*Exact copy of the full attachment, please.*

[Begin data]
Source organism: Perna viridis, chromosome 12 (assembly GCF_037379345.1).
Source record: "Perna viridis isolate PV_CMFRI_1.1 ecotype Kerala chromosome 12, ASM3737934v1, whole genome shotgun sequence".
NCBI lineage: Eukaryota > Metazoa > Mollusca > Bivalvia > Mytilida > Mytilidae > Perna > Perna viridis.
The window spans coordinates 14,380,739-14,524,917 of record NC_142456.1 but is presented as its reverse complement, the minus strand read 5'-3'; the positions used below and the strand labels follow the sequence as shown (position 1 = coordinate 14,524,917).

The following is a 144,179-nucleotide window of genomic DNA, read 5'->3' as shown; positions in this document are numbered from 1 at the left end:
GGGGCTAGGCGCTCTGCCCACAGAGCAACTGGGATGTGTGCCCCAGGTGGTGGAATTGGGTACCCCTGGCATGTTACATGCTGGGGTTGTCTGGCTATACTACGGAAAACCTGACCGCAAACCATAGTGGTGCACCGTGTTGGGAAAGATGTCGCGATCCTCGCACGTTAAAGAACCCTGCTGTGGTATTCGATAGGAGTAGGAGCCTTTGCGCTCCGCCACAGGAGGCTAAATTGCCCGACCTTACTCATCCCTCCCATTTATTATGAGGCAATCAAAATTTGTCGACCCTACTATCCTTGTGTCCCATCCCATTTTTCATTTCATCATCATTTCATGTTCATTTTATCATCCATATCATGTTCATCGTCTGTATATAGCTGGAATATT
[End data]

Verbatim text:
Source organism: Perna viridis, chromosome 12 (assembly GCF_037379345.1).
Source record: "Perna viridis isolate PV_CMFRI_1.1 ecotype Kerala chromosome 12, ASM3737934v1, whole genome shotgun sequence".
NCBI lineage: Eukaryota > Metazoa > Mollusca > Bivalvia > Mytilida > Mytilidae > Perna > Perna viridis.
The window spans coordinates 14,380,739-14,524,917 of record NC_142456.1 but is presented as its reverse complement, the minus strand read 5'-3'; the positions used below and the strand labels follow the sequence as shown (position 1 = coordinate 14,524,917).

The following is a 144,179-nucleotide window of genomic DNA, read 5'->3' as shown; positions in this document are numbered from 1 at the left end:
GGGGCTAGGCGCTCTGCCCACAGAGCAACTGGGATGTGTGCCCCAGGTGGTGGAATTGGGTACCCCTGGCATGTTACATGCTGGGGTTGTCTGGCTATACTACGGAAAACCTGACCGCAAACCATAGTGGTGCACCGTGTTGGGAAAGATGTCGCGATCCTCGCACGTTAAAGAACCCTGCTGTGGTATTCGATAGGAGTAGGAGCCTTTGCGCTCCGCCACAGGAGGCTAAATTGCCCGACCTTACTCATCCCTCCCATTTATTATGAGGCAATCAAAATTTGTCGACCCTACTATCCTTGTGTCCCATCCCATTTTTCATTTCATCATCATTTCATGTTCATTTTATCATCCATATCATGTTCATCGTCTGTATATAGCTGGAATATT